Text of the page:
Data fluency is a spectrum and those with less mature data capabilities are falling behind
Everybody needs to be able to work with data today the way everybody needed to start using email 20 years ago. We don’t expect only writers to know how to write—so why would we only expect data professionals to understand and analyze data?
At DataCamp, we believe that data fluency is a requirement for professionals and data-driven companies in the 21st century. Data fluency is the ability to understand data, communicate insights from that data, and ultimately to make more informed decisions. It’s about empowering employees with the skills to drive better business insights, faster. But just as with any other language, data fluency is on a spectrum of proficiency.
Every employee should have a baseline understanding of the language of data, and each individual’s data fluency should scale in relation to the complexity of the problems that pertain to their role.
To understand the current data fluency landscape, we conducted a survey of over 300 learning and development (L&D) leaders from diverse industries including healthcare, technology, consumer goods, government, and finance (1).
(1) Data referenced in this article is from a survey conducted August 15 to 29, 2019 by Training Industry of 303 L&D leaders with decision-making authority over training practices at their organization. Percentages may not total 100 due to rounding.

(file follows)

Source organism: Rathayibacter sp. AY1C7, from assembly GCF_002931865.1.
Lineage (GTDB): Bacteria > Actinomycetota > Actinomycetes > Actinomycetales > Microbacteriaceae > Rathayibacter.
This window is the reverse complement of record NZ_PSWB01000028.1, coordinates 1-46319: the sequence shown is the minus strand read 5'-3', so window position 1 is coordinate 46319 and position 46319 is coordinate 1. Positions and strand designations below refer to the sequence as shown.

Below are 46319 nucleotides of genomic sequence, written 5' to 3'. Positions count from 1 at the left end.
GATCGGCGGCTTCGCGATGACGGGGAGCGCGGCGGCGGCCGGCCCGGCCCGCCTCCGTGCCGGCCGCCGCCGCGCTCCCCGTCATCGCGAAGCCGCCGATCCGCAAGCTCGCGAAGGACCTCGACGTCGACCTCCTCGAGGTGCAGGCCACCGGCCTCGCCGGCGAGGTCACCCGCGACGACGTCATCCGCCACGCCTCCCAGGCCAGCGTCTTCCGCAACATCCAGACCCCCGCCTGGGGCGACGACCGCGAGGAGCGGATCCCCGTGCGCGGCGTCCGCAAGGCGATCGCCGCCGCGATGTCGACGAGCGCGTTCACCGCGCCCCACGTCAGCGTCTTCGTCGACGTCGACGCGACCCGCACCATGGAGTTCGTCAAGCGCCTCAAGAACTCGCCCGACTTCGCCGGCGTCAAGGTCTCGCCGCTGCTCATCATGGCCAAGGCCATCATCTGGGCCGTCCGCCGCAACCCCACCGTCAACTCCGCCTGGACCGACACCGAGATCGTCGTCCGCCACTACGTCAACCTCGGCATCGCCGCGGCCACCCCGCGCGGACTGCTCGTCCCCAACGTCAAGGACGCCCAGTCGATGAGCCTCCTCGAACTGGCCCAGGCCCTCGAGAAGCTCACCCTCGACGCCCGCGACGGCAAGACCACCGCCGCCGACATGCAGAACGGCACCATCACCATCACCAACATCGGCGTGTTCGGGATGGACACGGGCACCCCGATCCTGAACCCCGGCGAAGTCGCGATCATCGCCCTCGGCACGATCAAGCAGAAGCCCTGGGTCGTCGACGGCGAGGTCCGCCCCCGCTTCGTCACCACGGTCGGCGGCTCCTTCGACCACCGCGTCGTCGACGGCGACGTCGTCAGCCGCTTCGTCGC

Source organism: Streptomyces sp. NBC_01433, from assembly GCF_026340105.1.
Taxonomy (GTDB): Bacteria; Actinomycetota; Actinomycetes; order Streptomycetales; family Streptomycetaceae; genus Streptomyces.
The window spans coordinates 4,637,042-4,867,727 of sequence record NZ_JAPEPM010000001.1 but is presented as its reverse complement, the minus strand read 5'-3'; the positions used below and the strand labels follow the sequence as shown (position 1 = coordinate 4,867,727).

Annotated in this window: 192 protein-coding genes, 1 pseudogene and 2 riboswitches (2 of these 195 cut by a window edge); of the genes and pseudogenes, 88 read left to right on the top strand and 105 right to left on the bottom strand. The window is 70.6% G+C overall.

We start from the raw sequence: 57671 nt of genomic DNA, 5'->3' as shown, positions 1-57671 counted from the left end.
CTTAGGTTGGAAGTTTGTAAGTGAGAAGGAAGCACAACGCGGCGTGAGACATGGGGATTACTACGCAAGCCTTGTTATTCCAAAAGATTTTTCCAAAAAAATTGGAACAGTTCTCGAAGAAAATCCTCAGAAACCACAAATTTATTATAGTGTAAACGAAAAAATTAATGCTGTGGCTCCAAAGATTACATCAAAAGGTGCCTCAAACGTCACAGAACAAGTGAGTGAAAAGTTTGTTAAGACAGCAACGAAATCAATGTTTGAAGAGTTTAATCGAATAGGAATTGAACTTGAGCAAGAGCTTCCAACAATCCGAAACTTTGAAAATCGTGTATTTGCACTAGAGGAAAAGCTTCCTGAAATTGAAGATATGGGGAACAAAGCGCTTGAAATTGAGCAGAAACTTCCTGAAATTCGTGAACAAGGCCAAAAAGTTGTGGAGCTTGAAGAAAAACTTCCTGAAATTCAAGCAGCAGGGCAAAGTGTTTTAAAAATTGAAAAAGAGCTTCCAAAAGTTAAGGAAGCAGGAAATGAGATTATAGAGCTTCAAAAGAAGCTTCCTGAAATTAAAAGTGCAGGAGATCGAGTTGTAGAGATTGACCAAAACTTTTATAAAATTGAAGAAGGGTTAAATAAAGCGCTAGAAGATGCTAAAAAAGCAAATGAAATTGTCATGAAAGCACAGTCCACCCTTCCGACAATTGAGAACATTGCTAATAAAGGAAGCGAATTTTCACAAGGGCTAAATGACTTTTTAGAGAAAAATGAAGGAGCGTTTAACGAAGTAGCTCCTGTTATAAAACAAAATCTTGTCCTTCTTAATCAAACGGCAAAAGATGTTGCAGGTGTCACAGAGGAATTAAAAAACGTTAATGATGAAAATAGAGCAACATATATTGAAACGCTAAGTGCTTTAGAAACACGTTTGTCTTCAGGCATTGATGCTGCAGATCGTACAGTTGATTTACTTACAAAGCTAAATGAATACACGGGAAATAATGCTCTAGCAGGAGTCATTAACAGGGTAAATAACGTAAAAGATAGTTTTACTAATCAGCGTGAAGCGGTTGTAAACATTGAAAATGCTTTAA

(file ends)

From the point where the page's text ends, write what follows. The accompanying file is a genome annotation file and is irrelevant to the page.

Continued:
Data-fluent companies are performing up to two times better in key business measures
We compared those who described their company as fairly or very mature on average across multiple competencies—based on their ability to build data-related skills, provide access to digital tools, and empower employees—to those whose company is fairly or very immature on average. Companies that have mature data fluency competencies are experiencing up to two times better performance than those with immature data fluency competencies in several important measures of business impact: revenue growth, market share, profitability, customer satisfaction, and employee satisfaction. Companies with immature data fluency competencies are in danger of falling behind their competitors in these critical areas.